When Rudy Giuliani declared that Mayor Bill de Blasio allowed the Eric Garner protests to go too far, allowing protesters to take over the streets and "hurt police officers" he knew exactly what he was doing.
Thousands of off-duty police officers thronged around City Hall yesterday, swarming through police barricades to rally on the steps of the hall and blocking traffic on the Brooklyn Bridge for nearly an hour in the most unruly and angry police demonstration in recent memory.
The 300 uniformed officers who were supposed to control the crowd did little or nothing to stop the protesters from jumping barricades, tramping on automobiles, mobbing the steps of City Hall or taking over the bridge. In some cases, the on-duty officers encouraged the protesters.
While the Patrolmen's Benevolent Association had called the rally to protest Mayor David N. Dinkins's proposal to create an independent civilian agency that would look into police misconduct, the huge turnout -- estimated by the Police Department at 10,000 protesters -- and the harsh emotional pitch reflected widespread anger among rank-and-file officers toward the Mayor for his handling of riots against the police in Washington Heights last July, his refusal to give them semiautomatic weapons and his appointment of an outside panel to investigate corruption.
"He never supports us on anything," said Officer Tara Fanning of the Midtown South Precinct, echoing the view of many in the crowd. "A cop shoots someone with a gun who's a drug dealer, and he goes and visits the family." Dinkins Denounces Protest
Mayor Dinkins, who was not at City Hall during the demonstration, denounced the protest as "bordering on hooliganism" and said he held the P.B.A. president, Phil Caruso, responsible for what happened. He accused Mr. Caruso of inciting his members' passions and suggested the union leader was motivated in part by contract negotiations.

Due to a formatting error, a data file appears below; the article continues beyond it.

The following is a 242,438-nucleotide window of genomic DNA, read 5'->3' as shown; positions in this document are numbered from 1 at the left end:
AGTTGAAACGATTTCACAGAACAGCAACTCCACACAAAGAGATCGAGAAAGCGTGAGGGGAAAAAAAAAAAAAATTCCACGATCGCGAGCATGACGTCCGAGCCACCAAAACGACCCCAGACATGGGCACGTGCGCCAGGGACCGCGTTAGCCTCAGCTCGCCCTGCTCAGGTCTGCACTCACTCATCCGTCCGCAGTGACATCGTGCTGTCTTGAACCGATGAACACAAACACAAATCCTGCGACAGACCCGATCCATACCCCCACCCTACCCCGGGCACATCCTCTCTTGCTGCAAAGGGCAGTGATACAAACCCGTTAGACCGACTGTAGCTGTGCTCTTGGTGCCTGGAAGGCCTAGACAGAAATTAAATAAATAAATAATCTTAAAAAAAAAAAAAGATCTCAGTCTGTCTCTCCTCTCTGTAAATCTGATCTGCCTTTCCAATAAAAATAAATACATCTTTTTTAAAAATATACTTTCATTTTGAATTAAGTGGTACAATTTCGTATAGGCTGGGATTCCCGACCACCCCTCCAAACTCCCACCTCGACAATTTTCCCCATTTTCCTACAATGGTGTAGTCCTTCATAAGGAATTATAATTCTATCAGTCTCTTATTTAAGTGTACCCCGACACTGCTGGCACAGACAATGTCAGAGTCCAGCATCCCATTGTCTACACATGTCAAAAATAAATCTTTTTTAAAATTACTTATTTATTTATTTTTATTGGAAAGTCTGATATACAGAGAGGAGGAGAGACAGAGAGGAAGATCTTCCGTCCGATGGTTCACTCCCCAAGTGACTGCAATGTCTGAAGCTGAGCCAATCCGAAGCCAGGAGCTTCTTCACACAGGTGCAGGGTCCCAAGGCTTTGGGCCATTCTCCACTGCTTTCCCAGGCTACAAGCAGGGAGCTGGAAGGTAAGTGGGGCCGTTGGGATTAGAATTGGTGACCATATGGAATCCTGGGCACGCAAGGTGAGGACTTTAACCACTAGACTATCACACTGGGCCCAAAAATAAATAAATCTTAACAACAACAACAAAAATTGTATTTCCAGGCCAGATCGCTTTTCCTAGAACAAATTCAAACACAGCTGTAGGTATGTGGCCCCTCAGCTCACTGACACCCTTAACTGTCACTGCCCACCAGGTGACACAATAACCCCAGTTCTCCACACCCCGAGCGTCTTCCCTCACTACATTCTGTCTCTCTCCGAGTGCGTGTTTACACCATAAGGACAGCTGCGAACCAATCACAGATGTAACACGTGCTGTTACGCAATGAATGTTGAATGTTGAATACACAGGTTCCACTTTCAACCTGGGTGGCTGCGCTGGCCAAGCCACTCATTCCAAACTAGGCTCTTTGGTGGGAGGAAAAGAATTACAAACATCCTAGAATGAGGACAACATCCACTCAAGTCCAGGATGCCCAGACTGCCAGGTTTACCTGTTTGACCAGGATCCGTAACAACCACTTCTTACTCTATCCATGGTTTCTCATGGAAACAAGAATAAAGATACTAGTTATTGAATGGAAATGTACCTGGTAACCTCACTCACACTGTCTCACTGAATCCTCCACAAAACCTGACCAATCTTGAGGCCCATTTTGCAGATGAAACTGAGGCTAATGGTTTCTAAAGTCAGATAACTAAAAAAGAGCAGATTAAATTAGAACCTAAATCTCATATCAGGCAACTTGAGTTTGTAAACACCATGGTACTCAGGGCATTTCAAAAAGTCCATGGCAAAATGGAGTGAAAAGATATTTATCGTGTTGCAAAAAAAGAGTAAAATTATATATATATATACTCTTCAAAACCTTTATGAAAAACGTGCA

The Mayor also assailed Rudolph W. Giuliani, the probable Republican mayoral candidate, who spoke out against the Mayor at the union rally. Mr. Dinkins said Mr. Giuliani had egged on the protest irresponsibly for political reasons. "He's clearly, clearly an opportunist," Mr. Dinkins said. "He's seizing upon a fragile circumstance in our city for his own political gain."
Mr. Caruso conceded that the protesters who stormed the bridge had got out of hand. He said he did not sanction their actions, but he added that their anger was understandable and warned that the "administration better wake up to what's happening."
"The emotional level did get a little out of control, but sometimes if emotionalism is not evoked publicly, the responsible elements of the community do not listen," he said.
Mr. Giuliani called the Mayor's remarks "desperate and offensive." He denied he had harangued the crowd and said he did not condone demonstrators breaking the law. "The Mayor is dead wrong," he said. "What I attempted to do was to move them away from City Hall."
Bull. He knew exactly what he was doing then, as he does now.
And look at those demands the NYPD was putting out there. Semiautomatic weapons? Hissy fits over the requirement to be accountable? Police officers aren't the military. They don't need weapons that shoot down more people in a minute than could possibly be a threat.
The racism oozed then, just like it does now. It's time to clean it up.